By Chuck Strouse
By Scott Fishman
By Terrence McCoy
By Ryan Yousefi
By Ciara LaVelle, Kat Bein, Carolina Del Busto, and Liz Tracy
By Pepe Billete
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By Kyle Swenson
Since 1953 Germany has paid $58 billion to more than 500,000 Holocaust survivors, according to the Times of London, but application procedures often involve more than 30 forms, some written only in German. There are three major reparation agreements, each with different terms. The first, begun in 1952, when the Fershkos were living in Israel, stopped accepting applicants in 1965. Sara and Hayim were ineligible through a fluke of geography. In an exhaustive analysis of the reparations agreements, the Times explained that the Israeli government refused to allow individual reparations for its residents after government officials received death threats and citizens demonstrated violently against taking "German blood money." Instead, Israel accepted German goods and funds to be used in nation-building.
The second reparations agreement (begun in 1980 and still accepting applicants) was known as the Hardship Fund, which offered survivors earning a joint income of less than $21,000 annually a lump-sum payment of $3000. The Fershkos earned too much to qualify as hardship cases. Germany's third restitution agreement, begun in 1993 and scheduled to end in 1999, is known as Article 2. To be eligible, a survivor must have a single annual income of less than $14,400 and be able to prove that she spent six months in a concentration camp or eighteen months in a ghetto or in deep hiding. Sara meets none of those requirements.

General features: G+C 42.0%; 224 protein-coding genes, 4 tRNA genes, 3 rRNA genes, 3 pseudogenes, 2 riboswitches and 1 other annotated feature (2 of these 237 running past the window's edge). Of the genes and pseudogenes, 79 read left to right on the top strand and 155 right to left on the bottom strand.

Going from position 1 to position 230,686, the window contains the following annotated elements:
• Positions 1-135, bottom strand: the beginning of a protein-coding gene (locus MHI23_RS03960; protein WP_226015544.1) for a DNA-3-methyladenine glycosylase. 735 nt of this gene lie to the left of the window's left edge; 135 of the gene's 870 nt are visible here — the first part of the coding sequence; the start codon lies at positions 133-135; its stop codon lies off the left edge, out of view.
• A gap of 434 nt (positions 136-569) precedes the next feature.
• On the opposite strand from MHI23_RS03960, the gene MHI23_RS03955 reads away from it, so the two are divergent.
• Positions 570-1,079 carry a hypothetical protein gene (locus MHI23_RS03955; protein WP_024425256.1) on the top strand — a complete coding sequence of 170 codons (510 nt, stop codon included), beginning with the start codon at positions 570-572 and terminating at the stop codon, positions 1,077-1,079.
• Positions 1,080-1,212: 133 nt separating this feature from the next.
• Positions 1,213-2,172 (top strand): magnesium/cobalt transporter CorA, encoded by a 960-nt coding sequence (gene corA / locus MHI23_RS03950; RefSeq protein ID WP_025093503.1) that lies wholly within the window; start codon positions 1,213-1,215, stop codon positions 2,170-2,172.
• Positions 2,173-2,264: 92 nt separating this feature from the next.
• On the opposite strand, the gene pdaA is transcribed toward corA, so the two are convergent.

To aid the thousands of survivors like her, the Miami-based International Network of Children of Holocaust Survivors is pressuring Germany to set up a health insurance fund to pay the medical costs of survivors. Network president Rositta Kenisberg, who is also the executive vice president of the Holocaust Documentation and Education Center at Florida International University, successfully lobbied for a resolution from the U.S. Congress backing her efforts. It is a cause that exhausts those fighting for it. Kenisberg is the daughter of an Auschwitz survivor and tours the country arguing for the medical fund and encouraging letter-writing campaigns. "I can't answer questions about medical costs coolly; I always end up talking for almost half an hour about torture," she sighs.
Even if Germany does set up a fund to pay health insurance and medical costs, it is unlikely that it would happen soon enough to help Sara, who is 80 years old. While others focus on getting survivors' medical costs from a country an ocean away, Sara must meet her daily needs alone -- cleaning her apartment, combing her hair: "I'm still vain about it. If I have to stay indoors three days to get the style right, that's what I do."
One final option for survivors who can't prove the Nazis caused the physical problems they now suffer in old age is a category of damage called "Nerves." No one knows exactly what this term means, although it can include night terrors, flashbacks, and a sensation that, roughly translated from the German, means "world-lostness." But Sara will not apply under the Nerves provision. "It's a matter of pride. I can't relive that feeling of complete helplessness just to get money from people who don't want to give it," she says. In a confessional and litigious society, this note of dignity is almost quaint.